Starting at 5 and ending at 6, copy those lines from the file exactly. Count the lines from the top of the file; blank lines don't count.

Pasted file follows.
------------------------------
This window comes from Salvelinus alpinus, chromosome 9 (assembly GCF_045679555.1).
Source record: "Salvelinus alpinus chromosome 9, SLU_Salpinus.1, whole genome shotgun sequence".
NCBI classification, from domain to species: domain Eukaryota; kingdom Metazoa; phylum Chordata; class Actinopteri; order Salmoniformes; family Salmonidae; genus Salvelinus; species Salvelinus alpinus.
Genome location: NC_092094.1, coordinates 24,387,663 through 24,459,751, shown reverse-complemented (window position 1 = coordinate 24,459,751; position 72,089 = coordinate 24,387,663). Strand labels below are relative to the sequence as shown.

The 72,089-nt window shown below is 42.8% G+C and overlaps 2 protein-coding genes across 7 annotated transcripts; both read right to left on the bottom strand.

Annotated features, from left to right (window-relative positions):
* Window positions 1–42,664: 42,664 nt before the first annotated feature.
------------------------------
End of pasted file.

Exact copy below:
The 72,089-nt window shown below is 42.8% G+C and overlaps 2 protein-coding genes across 7 annotated transcripts; both read right to left on the bottom strand.

Annotated features, from left to right (window-relative positions):